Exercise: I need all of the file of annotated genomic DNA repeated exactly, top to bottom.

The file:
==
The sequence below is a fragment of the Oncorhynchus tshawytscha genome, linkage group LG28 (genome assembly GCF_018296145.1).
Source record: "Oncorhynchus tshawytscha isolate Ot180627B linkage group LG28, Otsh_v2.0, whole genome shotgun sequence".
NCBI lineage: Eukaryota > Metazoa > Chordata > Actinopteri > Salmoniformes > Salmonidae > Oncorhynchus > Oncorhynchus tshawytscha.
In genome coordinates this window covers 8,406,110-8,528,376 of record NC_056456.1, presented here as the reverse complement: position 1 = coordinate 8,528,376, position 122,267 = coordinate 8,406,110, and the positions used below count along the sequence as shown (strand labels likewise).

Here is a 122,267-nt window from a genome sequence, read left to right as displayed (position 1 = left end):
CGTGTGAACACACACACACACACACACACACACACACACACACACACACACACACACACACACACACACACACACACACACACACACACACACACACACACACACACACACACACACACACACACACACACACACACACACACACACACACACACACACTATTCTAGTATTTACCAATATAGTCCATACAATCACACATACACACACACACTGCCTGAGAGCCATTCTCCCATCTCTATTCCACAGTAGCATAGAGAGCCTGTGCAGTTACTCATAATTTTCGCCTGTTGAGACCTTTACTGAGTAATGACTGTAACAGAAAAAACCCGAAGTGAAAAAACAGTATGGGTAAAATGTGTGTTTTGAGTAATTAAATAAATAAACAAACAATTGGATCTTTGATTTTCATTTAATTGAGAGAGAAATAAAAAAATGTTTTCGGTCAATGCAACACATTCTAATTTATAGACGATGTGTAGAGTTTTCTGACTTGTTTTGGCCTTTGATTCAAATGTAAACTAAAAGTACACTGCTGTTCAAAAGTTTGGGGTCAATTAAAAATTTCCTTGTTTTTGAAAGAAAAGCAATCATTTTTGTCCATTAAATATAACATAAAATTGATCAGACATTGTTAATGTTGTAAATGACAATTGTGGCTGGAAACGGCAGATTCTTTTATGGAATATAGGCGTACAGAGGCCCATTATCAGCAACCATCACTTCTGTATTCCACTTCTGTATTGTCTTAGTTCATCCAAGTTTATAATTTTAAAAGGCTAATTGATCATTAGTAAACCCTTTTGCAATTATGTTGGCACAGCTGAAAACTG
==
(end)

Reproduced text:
The sequence below is a fragment of the Oncorhynchus tshawytscha genome, linkage group LG28 (genome assembly GCF_018296145.1).
Source record: "Oncorhynchus tshawytscha isolate Ot180627B linkage group LG28, Otsh_v2.0, whole genome shotgun sequence".
NCBI lineage: Eukaryota > Metazoa > Chordata > Actinopteri > Salmoniformes > Salmonidae > Oncorhynchus > Oncorhynchus tshawytscha.
In genome coordinates this window covers 8,406,110-8,528,376 of record NC_056456.1, presented here as the reverse complement: position 1 = coordinate 8,528,376, position 122,267 = coordinate 8,406,110, and the positions used below count along the sequence as shown (strand labels likewise).

Here is a 122,267-nt window from a genome sequence, read left to right as displayed (position 1 = left end):
CGTGTGAACACACACACACACACACACACACACACACACACACACACACACACACACACACACACACACACACACACACACACACACACACACACACACACACACACACACACACACACACACACACACACACACACACACACACACACACACACACACTATTCTAGTATTTACCAATATAGTCCATACAATCACACATACACACACACACTGCCTGAGAGCCATTCTCCCATCTCTATTCCACAGTAGCATAGAGAGCCTGTGCAGTTACTCATAATTTTCGCCTGTTGAGACCTTTACTGAGTAATGACTGTAACAGAAAAAACCCGAAGTGAAAAAACAGTATGGGTAAAATGTGTGTTTTGAGTAATTAAATAAATAAACAAACAATTGGATCTTTGATTTTCATTTAATTGAGAGAGAAATAAAAAAATGTTTTCGGTCAATGCAACACATTCTAATTTATAGACGATGTGTAGAGTTTTCTGACTTGTTTTGGCCTTTGATTCAAATGTAAACTAAAAGTACACTGCTGTTCAAAAGTTTGGGGTCAATTAAAAATTTCCTTGTTTTTGAAAGAAAAGCAATCATTTTTGTCCATTAAATATAACATAAAATTGATCAGACATTGTTAATGTTGTAAATGACAATTGTGGCTGGAAACGGCAGATTCTTTTATGGAATATAGGCGTACAGAGGCCCATTATCAGCAACCATCACTTCTGTATTCCACTTCTGTATTGTCTTAGTTCATCCAAGTTTATAATTTTAAAAGGCTAATTGATCATTAGTAAACCCTTTTGCAATTATGTTGGCACAGCTGAAAACTG